I’ve been reading old Opium manuscripts in order to find out what life was like in the 17th=18th centuries when Opium was simply a fact of life in the world at the time. In fact, in those days Opium was considered a miracle drug whose benefits far outweighted a slight downside. The potential for abuse was there, and it was recognized. But while these early manuscripts reveal a world that was full of health problems, social and economic problems, and problems with crime and corruption – they do not reveal a society that saw an opium problem.
While it is clear that there were Opium addicts in almost every country, which in most cases didn’t create a problem, in some countries like China and southeast Asia there was a segment of the population that was massively addicted to cheap, adulterated opium, called Dross. This is the equivalent of the large numbers of people who smoke Basuco, the garbage from toxic Cocaine production processes.
Not much Opium Dross made it to Europe in the first Century or more of Britain’s familiarity with Indian Opium and the continental flow of Opium from the Middle East into Europe and Russia. Opium Dross was primarily a 19th Century phenomenon in the West – until then most Opium users demanded and received a better quality.
I’m planning a series of posts around this topic, and wanted to begin with an excerpt from a very early book by an English physician as he enumerates the qualities of the moderate opium experience in which the Opium is ingested, not smoked.
(Excerpted Chapters from): The Mysteries Of Opium Revealed
By Dr. John Jones, 1700
Chancellor of Landass, a Member of the College of Physicians in London, and formerly Fellow of the Jesus College in Oxford
1. Gives an account of the Name, Make, Choice Effects etc. Of Opium;
2. Proves all former Opinions of its Operation to be Mere Chimera;
3. Demonstrates what its TRUE Cause is by which he Easily and Mechanically explains all (even its most mysterious effects);
4. Shews its Noxious Principle, and how to separate it, thereby rendering it a Safe and Noble Panacea; whereof:
5. He shows the Palliative and Curative use.
The Effects Of Opium Used Internally In A Moderate Dose
1. The moderate dose in ordinary use, to produce the following effects, is one to three grains, (more or less) according to circumstances, Condition, Case, Constitution, Age etc. of the person who takes it.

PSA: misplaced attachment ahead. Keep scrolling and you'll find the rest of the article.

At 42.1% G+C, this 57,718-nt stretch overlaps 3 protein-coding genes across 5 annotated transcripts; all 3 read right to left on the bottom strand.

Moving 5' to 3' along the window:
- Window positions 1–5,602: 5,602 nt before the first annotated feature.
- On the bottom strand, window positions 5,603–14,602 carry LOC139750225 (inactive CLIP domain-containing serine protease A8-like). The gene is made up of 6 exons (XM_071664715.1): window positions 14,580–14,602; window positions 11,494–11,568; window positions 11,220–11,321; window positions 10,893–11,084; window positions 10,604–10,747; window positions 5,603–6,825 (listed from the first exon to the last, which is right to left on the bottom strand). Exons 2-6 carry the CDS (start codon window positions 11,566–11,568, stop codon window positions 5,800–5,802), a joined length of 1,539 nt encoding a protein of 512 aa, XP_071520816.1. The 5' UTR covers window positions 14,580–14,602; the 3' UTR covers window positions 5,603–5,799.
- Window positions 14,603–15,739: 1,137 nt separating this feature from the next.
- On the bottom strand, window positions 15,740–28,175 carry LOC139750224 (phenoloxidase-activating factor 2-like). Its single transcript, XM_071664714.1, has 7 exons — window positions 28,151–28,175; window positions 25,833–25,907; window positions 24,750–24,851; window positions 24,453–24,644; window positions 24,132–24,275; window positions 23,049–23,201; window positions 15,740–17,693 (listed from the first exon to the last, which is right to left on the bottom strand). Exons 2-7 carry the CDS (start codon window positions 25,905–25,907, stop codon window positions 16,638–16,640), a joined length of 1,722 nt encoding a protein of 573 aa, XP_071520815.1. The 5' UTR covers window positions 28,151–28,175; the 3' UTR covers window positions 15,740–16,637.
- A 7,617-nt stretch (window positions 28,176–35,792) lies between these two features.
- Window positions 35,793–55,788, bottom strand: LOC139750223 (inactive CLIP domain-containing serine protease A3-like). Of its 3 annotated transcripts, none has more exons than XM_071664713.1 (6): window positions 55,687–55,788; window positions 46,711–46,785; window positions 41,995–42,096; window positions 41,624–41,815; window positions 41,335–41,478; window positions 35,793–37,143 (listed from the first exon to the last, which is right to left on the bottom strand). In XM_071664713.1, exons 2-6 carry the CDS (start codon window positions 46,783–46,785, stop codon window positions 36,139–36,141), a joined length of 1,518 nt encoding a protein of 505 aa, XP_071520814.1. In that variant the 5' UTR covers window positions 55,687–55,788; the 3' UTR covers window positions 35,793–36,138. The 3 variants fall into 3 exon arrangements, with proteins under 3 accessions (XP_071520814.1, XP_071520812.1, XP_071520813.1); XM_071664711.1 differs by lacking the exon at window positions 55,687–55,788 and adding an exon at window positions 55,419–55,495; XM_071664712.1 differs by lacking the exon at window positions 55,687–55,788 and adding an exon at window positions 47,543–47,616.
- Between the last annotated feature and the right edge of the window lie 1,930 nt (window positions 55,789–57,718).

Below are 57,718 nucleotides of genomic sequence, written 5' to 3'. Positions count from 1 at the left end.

2. It operates generally in a short time after it is in the stomach, that is, about a half an hour (more or less) if taken in a liquid form; and in about an hour (more or less) if taken in a solid form, drinking a draught of water, or some liquor, after it; otherwise it may be sometimes near an hour and a half before it has its full effect. But the time of its operation has a considerable latitude, according to the disposition of the stomach, and other circumstances, as the vehicle it is taken in, etc.
Class One: The Constant effects of Opium, Used Internally In A Moderate Dose
1. It causes a most agreeable, pleasant and charming sensation about the region of the stomach, which, if one lies or sits still, diffuses itself in a kind of indefinite manner, seizing one not unlike the gentle sweet delirium that we find upon our entrance into a most agreeable slumber which, upon yielding to it, generally ends in sleep. But if the person keeps himself in action, discourse, or business it seems ( especially when given in a morning, after a moderate rest at night) like a most extraordinary and delicious refreshment of the spirits upon very good news, or any other great cause of joy, as the sight of a dearly beloved person thought to have been lost at sea, or the like, causing such a pleasant ovation of the spirits, serenity, etc. as we find after a competent measure of generous “Wine ad Hilaritatem” (as men used to say).
It is indeed so unexpectedly fine and sweet a pleasure that it is very difficult for me to describe, or any to conceive it, but such as actually feel it; for ‘tis as if a good genius possessed or informed a man; therefore people do commonly call it a heavenly condition, as if no worldly pleasure was to be compared with it.
It has been compared (not without good cause) to a permanent gentle degree of that pleasure which modesty forbids the naming of; and ‘tis well worth a remark, that both are pleasures of the same sense, viz., that of “feeling”, for it cannot be a pleasure of any other sense, since it is internal.
2. It causes a brisk, gay and good humor: nor do I doubt but it has this effect upon the sleeping person, as far as their condition is capable of observing it; for you shall have them often tell of pleasant dreams after it, when they remember them, and speak of any.
3. It causes promptitude, serenity, alacrity, and expeditiousness in dispatching and managing of business. To which end, and that of a good and gay humor (which are near of kind) is commonly taken in the morning in the Eastern countries, with most certain effect.
The truth of which Wedelius is forces to confess, though quite contrary to his hypothesis of Opium’s fixing and coagulating the spirits, giving an instance of “ a certain serene person who when she had any affair of any great moment to dispatch did (beforehand) take Opium with great advantage, for she found herself in every way better disposed for business, and more enabled to bear the fatigue thereof.”